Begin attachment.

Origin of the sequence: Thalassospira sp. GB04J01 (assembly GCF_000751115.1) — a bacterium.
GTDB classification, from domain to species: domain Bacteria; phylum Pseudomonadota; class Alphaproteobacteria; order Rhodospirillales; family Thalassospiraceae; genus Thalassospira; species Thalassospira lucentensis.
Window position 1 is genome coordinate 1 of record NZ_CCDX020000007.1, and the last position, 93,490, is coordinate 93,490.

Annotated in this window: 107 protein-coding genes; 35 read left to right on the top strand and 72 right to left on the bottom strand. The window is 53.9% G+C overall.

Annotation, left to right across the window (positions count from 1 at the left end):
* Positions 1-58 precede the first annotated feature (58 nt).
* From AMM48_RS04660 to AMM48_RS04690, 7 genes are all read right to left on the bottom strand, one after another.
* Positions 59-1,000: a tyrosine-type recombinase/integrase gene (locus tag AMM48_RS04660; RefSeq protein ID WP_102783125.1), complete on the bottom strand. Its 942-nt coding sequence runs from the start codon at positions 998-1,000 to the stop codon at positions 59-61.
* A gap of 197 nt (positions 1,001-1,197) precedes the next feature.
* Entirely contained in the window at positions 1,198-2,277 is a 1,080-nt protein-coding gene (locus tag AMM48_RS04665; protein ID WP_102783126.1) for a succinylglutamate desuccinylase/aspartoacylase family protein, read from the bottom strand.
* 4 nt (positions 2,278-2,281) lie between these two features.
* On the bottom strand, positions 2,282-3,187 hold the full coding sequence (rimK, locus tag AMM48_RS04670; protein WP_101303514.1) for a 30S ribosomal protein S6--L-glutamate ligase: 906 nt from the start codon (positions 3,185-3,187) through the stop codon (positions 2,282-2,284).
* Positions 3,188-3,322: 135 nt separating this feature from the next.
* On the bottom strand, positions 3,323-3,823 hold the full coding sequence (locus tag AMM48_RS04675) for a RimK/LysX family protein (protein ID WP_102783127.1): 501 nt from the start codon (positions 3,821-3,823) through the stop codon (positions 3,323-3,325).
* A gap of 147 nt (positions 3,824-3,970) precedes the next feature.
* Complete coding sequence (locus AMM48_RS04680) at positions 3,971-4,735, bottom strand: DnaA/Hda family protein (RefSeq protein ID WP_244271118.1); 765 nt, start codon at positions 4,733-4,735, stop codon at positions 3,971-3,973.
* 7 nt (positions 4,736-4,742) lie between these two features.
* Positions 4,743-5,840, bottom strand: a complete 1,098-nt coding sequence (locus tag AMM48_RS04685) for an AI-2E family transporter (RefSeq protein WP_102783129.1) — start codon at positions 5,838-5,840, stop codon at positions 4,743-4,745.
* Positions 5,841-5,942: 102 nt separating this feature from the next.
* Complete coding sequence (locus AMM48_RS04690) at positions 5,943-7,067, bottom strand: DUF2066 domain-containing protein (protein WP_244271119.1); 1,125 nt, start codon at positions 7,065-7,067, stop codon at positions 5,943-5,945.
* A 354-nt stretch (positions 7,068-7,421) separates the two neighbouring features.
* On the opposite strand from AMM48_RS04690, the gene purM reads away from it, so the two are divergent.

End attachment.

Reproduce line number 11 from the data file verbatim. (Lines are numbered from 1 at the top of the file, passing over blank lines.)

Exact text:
* 4 nt (positions 2,278-2,281) lie between these two features.